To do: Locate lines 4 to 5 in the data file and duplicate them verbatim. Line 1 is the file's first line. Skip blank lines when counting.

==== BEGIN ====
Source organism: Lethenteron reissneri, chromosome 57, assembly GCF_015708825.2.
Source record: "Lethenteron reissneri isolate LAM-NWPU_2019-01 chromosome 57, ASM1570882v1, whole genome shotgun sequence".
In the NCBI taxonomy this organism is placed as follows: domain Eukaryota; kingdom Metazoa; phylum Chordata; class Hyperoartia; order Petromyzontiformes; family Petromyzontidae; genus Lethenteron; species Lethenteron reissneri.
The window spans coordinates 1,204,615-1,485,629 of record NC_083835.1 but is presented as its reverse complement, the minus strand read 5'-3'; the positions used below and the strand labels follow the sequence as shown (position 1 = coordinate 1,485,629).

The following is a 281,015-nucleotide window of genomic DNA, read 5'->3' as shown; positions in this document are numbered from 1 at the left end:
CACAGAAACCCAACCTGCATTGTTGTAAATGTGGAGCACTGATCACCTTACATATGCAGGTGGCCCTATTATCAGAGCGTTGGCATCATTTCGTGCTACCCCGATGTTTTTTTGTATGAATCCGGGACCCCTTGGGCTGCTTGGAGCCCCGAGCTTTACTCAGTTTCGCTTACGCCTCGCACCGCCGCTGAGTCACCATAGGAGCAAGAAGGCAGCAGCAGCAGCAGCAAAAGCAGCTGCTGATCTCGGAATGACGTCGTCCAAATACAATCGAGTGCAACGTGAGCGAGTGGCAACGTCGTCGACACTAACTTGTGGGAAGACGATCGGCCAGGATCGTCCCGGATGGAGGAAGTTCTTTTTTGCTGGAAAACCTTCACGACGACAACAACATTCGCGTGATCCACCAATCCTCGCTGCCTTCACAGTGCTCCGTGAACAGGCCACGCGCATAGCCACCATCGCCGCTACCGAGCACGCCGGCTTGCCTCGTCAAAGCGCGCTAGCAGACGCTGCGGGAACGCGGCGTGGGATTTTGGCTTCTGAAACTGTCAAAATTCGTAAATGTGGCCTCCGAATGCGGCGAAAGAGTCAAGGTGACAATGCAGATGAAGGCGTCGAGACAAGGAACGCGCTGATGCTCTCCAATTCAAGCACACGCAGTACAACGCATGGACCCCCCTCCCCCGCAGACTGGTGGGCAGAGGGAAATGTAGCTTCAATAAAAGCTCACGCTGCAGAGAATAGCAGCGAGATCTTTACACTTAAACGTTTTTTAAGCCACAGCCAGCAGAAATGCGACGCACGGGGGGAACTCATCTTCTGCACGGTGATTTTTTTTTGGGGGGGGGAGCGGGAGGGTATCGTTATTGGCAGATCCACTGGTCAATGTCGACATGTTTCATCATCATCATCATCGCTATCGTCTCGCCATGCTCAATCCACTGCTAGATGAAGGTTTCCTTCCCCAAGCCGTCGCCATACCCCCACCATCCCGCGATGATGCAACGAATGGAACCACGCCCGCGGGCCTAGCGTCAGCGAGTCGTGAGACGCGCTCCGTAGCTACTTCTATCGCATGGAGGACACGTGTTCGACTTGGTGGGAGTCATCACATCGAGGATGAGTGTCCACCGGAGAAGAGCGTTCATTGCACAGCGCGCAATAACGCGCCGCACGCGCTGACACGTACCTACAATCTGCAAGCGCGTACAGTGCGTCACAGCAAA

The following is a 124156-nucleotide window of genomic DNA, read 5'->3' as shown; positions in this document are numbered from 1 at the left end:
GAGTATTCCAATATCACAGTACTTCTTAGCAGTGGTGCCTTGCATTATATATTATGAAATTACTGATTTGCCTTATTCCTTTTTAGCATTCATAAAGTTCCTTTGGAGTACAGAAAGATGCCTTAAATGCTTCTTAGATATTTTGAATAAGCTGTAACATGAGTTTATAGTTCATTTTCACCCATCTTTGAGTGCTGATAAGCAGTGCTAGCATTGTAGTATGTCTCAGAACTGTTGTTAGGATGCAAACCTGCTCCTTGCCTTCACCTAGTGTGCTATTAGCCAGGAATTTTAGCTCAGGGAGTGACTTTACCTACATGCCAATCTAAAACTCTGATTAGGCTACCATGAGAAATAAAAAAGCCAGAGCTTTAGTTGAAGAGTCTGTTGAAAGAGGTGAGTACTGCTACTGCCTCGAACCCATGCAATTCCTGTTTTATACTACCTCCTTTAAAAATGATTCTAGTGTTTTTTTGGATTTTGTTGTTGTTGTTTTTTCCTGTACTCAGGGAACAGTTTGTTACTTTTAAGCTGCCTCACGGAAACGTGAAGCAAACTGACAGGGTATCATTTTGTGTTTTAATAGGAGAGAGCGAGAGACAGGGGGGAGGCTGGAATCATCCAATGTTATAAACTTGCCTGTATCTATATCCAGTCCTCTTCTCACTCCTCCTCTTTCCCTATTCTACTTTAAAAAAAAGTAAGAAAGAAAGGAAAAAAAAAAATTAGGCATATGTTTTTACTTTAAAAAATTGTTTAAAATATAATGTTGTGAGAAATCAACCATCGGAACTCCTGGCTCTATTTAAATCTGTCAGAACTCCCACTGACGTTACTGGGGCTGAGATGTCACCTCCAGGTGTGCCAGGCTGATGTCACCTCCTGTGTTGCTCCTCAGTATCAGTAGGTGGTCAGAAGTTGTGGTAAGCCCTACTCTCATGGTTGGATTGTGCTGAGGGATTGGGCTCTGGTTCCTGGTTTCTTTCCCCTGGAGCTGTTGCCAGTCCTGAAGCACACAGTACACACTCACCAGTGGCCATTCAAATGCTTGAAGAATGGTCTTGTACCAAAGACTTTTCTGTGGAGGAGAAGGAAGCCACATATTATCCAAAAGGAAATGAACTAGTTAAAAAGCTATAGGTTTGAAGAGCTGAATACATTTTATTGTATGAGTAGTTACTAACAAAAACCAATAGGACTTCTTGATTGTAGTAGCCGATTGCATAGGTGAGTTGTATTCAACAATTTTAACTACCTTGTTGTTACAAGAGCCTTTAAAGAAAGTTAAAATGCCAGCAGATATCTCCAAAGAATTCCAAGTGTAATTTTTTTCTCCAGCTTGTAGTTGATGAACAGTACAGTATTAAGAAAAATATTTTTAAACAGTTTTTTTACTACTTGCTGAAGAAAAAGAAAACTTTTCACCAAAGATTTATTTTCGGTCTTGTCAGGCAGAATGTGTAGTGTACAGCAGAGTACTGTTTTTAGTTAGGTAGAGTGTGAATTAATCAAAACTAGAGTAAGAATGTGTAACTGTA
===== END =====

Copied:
The window spans coordinates 1,204,615-1,485,629 of record NC_083835.1 but is presented as its reverse complement, the minus strand read 5'-3'; the positions used below and the strand labels follow the sequence as shown (position 1 = coordinate 1,485,629).

The following is a 281,015-nucleotide window of genomic DNA, read 5'->3' as shown; positions in this document are numbered from 1 at the left end: